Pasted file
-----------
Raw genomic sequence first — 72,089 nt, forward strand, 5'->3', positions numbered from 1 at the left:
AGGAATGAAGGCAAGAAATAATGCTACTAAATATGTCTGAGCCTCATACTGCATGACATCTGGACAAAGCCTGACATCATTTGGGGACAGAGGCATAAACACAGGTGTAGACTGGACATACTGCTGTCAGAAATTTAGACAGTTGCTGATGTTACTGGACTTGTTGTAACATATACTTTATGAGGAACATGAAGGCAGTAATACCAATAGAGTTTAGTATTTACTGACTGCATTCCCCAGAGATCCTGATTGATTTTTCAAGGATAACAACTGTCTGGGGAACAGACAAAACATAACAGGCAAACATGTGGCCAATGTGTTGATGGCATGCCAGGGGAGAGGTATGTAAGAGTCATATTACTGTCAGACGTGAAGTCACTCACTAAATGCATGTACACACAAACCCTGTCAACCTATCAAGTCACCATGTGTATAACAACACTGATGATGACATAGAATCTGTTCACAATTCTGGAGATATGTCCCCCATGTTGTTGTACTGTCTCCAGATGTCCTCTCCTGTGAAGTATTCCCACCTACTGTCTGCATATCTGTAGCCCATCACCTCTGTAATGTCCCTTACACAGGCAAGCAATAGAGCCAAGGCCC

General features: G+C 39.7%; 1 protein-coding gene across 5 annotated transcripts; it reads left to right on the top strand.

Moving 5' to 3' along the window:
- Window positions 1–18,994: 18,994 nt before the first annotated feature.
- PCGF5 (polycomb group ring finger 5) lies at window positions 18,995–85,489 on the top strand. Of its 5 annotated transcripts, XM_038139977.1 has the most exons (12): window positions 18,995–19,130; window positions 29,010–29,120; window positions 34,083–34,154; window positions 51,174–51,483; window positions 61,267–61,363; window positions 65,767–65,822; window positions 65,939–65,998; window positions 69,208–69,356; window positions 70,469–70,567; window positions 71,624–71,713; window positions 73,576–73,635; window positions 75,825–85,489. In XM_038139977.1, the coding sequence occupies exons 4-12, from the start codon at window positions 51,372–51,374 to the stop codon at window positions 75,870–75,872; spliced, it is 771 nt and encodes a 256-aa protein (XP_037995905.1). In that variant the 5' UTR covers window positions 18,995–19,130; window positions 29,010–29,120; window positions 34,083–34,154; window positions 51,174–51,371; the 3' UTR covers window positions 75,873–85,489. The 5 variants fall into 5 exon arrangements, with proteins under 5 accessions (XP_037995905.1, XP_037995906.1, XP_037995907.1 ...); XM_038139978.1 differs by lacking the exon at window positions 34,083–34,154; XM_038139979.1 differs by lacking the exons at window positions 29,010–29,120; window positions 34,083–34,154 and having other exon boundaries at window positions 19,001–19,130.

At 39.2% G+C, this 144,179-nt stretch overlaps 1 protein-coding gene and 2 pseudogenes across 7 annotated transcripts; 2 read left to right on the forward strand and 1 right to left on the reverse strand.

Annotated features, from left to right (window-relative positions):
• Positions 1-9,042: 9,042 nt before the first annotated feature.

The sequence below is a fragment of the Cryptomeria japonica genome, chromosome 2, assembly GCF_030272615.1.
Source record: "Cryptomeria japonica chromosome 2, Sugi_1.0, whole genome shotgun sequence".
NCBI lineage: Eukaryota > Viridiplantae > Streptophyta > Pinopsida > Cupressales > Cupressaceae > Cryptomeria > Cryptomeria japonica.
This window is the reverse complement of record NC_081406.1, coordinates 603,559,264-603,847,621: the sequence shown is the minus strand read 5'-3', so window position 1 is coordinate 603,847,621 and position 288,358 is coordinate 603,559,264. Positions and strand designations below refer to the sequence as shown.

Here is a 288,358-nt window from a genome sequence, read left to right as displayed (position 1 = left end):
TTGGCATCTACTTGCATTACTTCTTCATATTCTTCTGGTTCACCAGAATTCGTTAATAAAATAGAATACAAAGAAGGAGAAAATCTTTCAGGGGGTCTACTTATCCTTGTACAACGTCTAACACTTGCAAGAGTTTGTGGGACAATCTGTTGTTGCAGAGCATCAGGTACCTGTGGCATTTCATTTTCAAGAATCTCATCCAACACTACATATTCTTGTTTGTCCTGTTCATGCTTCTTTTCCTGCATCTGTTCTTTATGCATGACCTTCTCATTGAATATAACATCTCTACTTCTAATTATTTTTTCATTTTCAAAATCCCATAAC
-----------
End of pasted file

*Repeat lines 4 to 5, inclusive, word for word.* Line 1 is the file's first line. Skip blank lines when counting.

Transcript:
Moving 5' to 3' along the window:
- Window positions 1–18,994: 18,994 nt before the first annotated feature.